MIT SPR spreads its wings in Volume II

Yana Petri*  

 

Edited by Grant A. Knappe and Friederike M. C. Benning

Editor’s Note | Aug. 30, 2021

*Email: ypetri@mit.edu

DOI: 10.38105/spr.53ck4matk7 

In the last two years, the science and policies surrounding COVID-19 vaccine development stood at the center of our lives, because they provided a clear escape route towards pre-pandemic normalcy. Now, from first-hand experience, we can fully grasp how critical it is for scientists, policymakers, and the public to communicate clearly, understand each other, and take collective action.
Our journal, MIT Science Policy Review (MIT SPR), provides a platform for initiating an open, jargon-free discussion between these three players. In Volume II, we reviewed a broad range of current issues at the intersection of science and policy. For example, in Seetharam et al., we suggested that quantum technology is likely to drive future innovation in cybersecurity, biology, and materials science and pointed out the need in training a multidisciplinary and adaptable future team of quantum scientists. In Bullock et al., we attracted attention to the rarely brought up issue of space debris, which threatens to destroy our space infrastructure and our global community through uncontrolled impact. We have also not shied away from discussing controversial topics such as mandatory vaccination against COVID-19, reducing open access publication costs for researchers, and encouraging the U.S. to take intentional action to retain more talented international scientists.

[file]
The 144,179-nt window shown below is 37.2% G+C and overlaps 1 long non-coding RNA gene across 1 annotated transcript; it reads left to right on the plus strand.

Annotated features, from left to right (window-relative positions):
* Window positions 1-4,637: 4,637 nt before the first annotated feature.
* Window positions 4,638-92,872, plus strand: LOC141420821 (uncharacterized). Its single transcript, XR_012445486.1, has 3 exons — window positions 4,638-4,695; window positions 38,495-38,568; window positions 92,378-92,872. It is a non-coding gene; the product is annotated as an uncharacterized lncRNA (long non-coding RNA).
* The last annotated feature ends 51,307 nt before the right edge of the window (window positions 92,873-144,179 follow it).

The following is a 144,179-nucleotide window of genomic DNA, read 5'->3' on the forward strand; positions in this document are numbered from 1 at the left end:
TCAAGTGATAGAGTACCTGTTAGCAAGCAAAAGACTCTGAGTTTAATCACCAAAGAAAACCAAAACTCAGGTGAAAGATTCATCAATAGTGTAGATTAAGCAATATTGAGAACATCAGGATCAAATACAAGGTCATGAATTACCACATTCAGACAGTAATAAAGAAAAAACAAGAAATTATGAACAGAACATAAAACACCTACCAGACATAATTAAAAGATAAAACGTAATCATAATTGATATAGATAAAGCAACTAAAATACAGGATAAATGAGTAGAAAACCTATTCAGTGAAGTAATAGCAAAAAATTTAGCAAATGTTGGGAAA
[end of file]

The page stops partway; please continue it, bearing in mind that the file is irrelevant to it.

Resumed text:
In addition to publishing review articles, MIT SPR has expanded this year to include an Interviews and a Perspectives section. The Interviews section of Volume II introduces readers to the life of prominent scientists—for instance, MIT Professor Emeritus Jonathan King—and their opinion on social responsibility and activism in academia. This year’s Perspective section, which is a result of a fruitful collaboration with the Behind Sciences journal at Korea Advanced Institute of Science and Technology (KAIST), suggests that the youth can make a meaningful contribution to science policy through their passion and fresh perspectives.
Besides growing as a journal, MIT SPR has also grown as an organization in the past year. We invited the winners of the MIT Policy Hackathon 2020, a science policy competition organized by the MIT Technology and Policy Program (TPP), to submit articles to our journal. These initiatives resulted in several wonderful case studies and a review on halting COVID-19 transmission in prisons. Finally, we held two seminars for members of MIT SPR and the broader MIT community, where authors presented the research they have conducted while writing for our journal.
My vision is that MIT SPR will continue increasing its readership in the next decade and ultimately become a powerful brewing pot of creative ideas that stimulates engaging conversations between scientists, policymakers, and the public. I hope that such communication will bring about tangible positive change that is reflected on a state or federal level. With that, we are excited to introduce you to Volume II of MIT SPR!

Acknowledgements

I am grateful to Grant A. Knappe and Friederike M. C. Benning for their unrelenting support and guidance during my time as Editor-in-Chief. I would also like to thank the talented MIT SPR leadership team as well as our writers and Associate Editors for making this volume possible.

Citation

Petri, Y. MIT SPR spreads its wings in Volume II. MIT Science Policy Review 2, 1 (2021). https://doi.org/10.38105/spr.53ck4matk7.

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Yana Petri

Department of Chemistry, Massachusetts Institute of Technology, Cambridge, MA

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